By Caroline Meirs
All cancer patients face challenges, but few challenges are as great as being diagnosed with a rare cancer for which there is no known treatment protocols.
Rare cancers may not be diagnosed early, it may be difficult to find a doctor familiar with your specific disease, and there are most likely no FDA-approved drugs to treat your particular cancer.
Be aware of
unexplained changes in your body
Members of both sides of my family on both sides have suffered from many different cancers. So when I found a lump under my jawbone that did not respond to antibiotics, I immediately consulted an otolaryngologist.
Given my family history of cancer, I insisted that my doctor perform tests until cancer was either diagnosed or ruled out.
A sample from the surgical biopsy revealed my salivary gland cancer diagnosis. My particular cancer -- an adenocarcinoma -- was in the minor salivary glands.
Find a doctor
familiar with your specific cancer
Fortunately, my best friend, a scientist, has numerous contacts in the biomedical community. She called an Ear, Nose and Throat cancer specialist, who told her that only a small number of doctors were familiar with my disease and recommended a surgeon.
After surgery, my doctor referred me to another hospital for radiation and follow-up care.
A year later, my new doctor announced he was moving to MD Anderson. But he promised to see me in Houston if I ever needed him.
Get a second opinion
-- and be willing to travel for the best care
Eight years later, my cancer emerged again. This time my diagnosis was slightly different: mucoepidermoidal adenocarcinoma, another type of salivary gland cancer.
The first round of chemotherapy brought no improvement, so my doctors recommended getting a second opinion at MD Anderson.
I did not hesitate to go to Houston to learn about further cancer treatment options.
Two years later, I still travel to MD Anderson from Virginia five or six times each year. I get all of my PET scans done at MD Anderson, but receive my treatments (except for experimental drugs) near home. My doctors at home in Virginia regularly consult with my doctors at MD Anderson.
Find a health
insurance plan that will cover drugs that are not approved by FDA for your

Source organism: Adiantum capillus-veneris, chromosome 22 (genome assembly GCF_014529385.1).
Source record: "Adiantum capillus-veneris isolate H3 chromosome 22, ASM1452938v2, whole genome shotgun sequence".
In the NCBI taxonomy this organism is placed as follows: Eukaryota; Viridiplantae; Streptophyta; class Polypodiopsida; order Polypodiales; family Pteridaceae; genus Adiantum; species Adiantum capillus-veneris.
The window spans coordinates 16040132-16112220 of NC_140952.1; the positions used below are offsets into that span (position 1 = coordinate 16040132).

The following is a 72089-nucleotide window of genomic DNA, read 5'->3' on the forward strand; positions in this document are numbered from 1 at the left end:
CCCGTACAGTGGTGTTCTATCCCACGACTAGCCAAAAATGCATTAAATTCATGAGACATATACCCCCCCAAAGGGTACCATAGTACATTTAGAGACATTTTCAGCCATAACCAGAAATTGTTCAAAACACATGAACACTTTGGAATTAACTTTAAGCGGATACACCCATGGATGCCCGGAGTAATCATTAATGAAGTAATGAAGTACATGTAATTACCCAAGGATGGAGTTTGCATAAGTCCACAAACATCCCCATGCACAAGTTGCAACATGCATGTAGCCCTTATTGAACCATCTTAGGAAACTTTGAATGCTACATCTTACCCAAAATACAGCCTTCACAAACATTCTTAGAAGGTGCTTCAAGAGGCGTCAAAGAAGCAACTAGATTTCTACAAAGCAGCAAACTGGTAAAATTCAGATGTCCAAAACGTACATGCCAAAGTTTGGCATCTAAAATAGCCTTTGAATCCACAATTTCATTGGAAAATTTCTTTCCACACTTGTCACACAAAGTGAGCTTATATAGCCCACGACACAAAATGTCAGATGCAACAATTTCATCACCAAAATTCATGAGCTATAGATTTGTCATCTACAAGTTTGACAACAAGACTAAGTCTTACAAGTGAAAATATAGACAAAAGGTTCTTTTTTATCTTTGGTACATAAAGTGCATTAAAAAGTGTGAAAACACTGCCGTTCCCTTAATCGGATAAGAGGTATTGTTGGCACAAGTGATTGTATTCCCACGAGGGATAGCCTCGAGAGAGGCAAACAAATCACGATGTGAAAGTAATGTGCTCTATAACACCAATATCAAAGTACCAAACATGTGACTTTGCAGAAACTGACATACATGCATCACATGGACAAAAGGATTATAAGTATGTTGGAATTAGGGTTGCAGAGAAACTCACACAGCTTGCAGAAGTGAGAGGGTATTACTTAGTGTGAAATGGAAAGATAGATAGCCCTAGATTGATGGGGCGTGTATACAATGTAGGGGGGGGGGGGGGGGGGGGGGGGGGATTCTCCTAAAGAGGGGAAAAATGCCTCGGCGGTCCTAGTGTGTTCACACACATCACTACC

For me, the biggest problem was my health insurance company's refusal to cover any drug that the FDA had not approved for mucoepidermoidal adenocarcinoma.
This is the catch-22 of having a rare cancer: There are not enough patients with my disease to conduct the required three-stage clinical trials.
Fortunately, an assistant in MD Anderson's pharmacy found me a plan that would cover some cancer drugs without preconditions.
Build a supportive network
When I received my second salivary gland cancer diagnosis, I was astounded and heartened by the many people who offered to help, prepare meals, buy groceries, drive me to appointments and walk my dog. Many pray for me. Some visit, call or send cards. A college friend even drove to and from Houston with me for a clinical trial.
I've also made a point of staying connected with other people, many of them strangers. I joined a head and neck cancer support group at a nearby hospital. And, while I was in Houston, I connected with the local parish of my church and my Houston college alumni chapter.
Don't give up
One of the first things my nurse at MD Anderson told me was that Merrill Kies, M.D., would never give up on me. I have participated in one clinical trial and have had four other rounds of varying treatments -- some targeted, some chemotherapy, some mixed.
With such a strong partner, certainly one of the best head and neck cancer specialists, I have maintained hope and a positive attitude and even kept my sense of humor. I am confident that my doctor is able to tap into the latest research findings in the quest for promising treatments.
My circle of angels -- including family, friends, my church community, doctors, nurses and other medical providers -- have provided me with wonderful support that has made it possible to get through this. God bless them all.